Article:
Should the schools stay closed until the pandemic is finally beaten?
Or should the doors swing open as if all the danger has disappeared?
As the politicians and pundits leap one way or the other, people on the front lines of America’s largest public-school system are speaking out from hard experience: Only a politician or a pundit would choose either of those simple-minded extremes.
“ “Every parent I know is freaking out.” ”
The only reasonable plan for September, the people who really know say, is a “hybrid” system where students return to the classroom two or three days a week.
“Parents are eager to send the kiddos back to school—of course, they are,” said Ricardo Colon, an instructional coach (a teacher of teachers) at PS/IS 30, a large and diverse K-8 school in Bay Ridge, Brooklyn. “But safety first and foremost. That’s why it’s so important we get these details right.”
“There is no plan for opening with all the kids coming back in together,” said Michael Mulgrew, president of the United Federation of Teachers, the union representing 75,000 New York teachers, 19,000 classroom paraprofessionals and assorted other school personnel. “That would mean we couldn’t do the safety procedures that are the minimum we need to keep the school community safe.”
By school community, Mulgrew means the children, the teachers and also the families they all go home to. That’s a lot of people—1.1 million students alone. It’s one big, interconnected web.
“It’s a series of bad choices we are facing,” said Brooklyn mom Sarah Garland, still frazzled from three months of “distance learning” with a 5- and 6-year-old. “Every parent I know is freaking out.” They are keenly aware of the health risks of packing school buildings as a deadly infection still rages. But after the abrupt suspension of classroom teaching on March 15, “as a parent, it’s hard not to feel, ‘Please, take my kid for five days a week.’ I had no idea how hard it was to teach a child to write—and I’m a writer!”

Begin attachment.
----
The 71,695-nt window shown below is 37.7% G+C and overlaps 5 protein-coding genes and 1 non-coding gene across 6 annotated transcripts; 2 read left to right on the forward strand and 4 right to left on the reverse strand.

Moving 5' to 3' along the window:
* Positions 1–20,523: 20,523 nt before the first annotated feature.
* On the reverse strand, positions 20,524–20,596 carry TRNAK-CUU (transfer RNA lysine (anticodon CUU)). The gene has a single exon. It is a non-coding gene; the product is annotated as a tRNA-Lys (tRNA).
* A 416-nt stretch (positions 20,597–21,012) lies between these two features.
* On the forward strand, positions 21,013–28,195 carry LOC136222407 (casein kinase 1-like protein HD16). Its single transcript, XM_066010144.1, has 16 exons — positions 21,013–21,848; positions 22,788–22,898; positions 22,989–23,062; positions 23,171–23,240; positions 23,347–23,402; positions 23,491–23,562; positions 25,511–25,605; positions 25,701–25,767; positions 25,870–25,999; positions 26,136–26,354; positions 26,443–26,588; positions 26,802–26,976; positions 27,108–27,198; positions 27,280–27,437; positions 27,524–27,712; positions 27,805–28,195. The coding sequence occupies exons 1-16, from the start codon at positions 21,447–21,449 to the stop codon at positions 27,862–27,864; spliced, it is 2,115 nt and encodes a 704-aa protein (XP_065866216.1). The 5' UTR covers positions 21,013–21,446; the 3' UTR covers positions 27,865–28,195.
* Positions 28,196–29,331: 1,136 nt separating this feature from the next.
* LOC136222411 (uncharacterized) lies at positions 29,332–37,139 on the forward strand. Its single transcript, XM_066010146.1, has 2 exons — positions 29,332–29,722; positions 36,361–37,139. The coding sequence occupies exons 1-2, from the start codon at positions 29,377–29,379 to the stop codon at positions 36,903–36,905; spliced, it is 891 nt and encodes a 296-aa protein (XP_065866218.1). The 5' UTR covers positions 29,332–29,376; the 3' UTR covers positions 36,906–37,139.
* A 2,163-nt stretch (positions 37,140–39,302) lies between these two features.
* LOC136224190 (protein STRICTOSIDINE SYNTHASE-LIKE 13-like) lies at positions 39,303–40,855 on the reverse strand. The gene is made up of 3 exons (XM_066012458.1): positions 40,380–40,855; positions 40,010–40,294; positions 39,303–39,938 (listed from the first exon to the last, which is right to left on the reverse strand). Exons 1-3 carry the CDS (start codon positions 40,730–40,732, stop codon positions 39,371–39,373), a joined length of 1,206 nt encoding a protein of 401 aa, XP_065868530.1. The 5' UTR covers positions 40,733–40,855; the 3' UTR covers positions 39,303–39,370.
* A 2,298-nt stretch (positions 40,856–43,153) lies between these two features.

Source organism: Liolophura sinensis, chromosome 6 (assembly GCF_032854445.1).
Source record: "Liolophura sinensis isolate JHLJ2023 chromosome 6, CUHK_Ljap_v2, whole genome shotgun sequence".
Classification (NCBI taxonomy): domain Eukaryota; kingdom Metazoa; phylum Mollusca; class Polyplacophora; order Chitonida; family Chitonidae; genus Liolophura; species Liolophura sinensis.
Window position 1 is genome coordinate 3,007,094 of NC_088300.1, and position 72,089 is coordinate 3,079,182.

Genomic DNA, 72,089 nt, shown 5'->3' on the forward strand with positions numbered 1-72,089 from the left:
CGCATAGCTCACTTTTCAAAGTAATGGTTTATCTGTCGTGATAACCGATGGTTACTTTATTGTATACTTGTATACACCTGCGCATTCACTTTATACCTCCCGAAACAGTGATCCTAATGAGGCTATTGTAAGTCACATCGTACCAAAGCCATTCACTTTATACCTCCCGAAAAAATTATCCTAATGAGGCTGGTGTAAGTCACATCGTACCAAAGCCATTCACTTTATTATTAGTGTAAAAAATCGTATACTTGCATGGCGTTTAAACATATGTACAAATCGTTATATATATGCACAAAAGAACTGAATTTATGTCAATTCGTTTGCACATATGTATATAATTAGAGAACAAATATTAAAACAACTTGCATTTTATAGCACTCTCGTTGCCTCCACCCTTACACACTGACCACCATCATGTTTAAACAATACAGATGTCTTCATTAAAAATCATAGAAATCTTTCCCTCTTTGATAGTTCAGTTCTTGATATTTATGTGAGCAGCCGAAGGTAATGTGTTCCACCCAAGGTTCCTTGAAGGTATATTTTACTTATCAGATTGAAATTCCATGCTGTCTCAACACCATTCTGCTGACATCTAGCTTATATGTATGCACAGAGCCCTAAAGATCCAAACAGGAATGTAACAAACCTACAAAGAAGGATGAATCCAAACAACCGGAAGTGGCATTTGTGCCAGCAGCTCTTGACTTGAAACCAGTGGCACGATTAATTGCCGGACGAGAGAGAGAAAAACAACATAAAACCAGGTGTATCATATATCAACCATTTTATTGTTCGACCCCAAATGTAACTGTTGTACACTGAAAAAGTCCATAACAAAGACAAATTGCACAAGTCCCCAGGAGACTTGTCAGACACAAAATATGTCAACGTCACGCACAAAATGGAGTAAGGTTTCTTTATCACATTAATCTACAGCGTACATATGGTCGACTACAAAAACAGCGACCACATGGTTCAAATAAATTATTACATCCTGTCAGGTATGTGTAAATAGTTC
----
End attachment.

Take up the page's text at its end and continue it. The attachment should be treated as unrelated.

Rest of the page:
Along with her recent conscription as a home-school instructor, Garland is also executive editor of the Hechinger Report, a nonprofit newsroom based at Teachers College, Columbia University, that has won praise for its savvy coverage of education issues across the U.S. “This is tough for everyone,” she said. “But for needier populations, not having schools open is devastating. So the question is, ‘How do we do it safely?’”
Like mask-wearing, large gatherings and so much else about the coronavirus crisis, the debate over school reopening has been sharply politicized. President Donald Trump, Florida Gov. Ron DeSantis and some others are demanding a full return to classes after the summer break, saying the economy requires it. Washington Democrats, state and local officials from both parties and most public-health experts, including the top leaders at the National Institutes of Health and the Centers for Disease Control and Prevention, have been urging greater caution. Infection rates are still shooting up in many states, they note.
But the people closest to the schools—parents, teachers and the local officials who run them—are tuning out the divisive rhetoric and tackling the thousands of crucial details that must be resolved.
“I’m talking to teachers all the time,” said Colon, whose school has the city’s only English-Arabic bilingual curriculum. “We knew we couldn’t wait for City Hall to solve this. We’ve been working on it since April 1. We have the rudimentary outlines of what it will be. If we get the resources and support we need, we can make it work in September.”
Get ready for fewer kids in a classroom, he said. Desks and other furnishings that can keep everyone separated (after years of team learning and enhanced collaboration). Sanitizer and cleaning supplies everywhere. Lunch is still a question mark. And masks. Lots of masks.
“We’re talking about kids,” Colon said. “You know some of those masks are ending up on the floor. We need extra supplies of everything.”
So will this really happen? Will the New York schools be ready? Doesn’t the virus get a vote?
“If we remain on our current trajectory on the virus,” said the union’s Mulgrew, “yes, this is realistic.” But whatever plan’s in place for the first day of school in September, it will almost certainly need to be adjusted in the days and weeks after that.
“We have to take advantage of new information on the science side,” Mulgrew said. “There’s testing. And contact tracing. We’ll be ready, but we’ll still be filling in the pieces as we go along.”
Ellis Henican is an author based in New York City and a former newspaper columnist.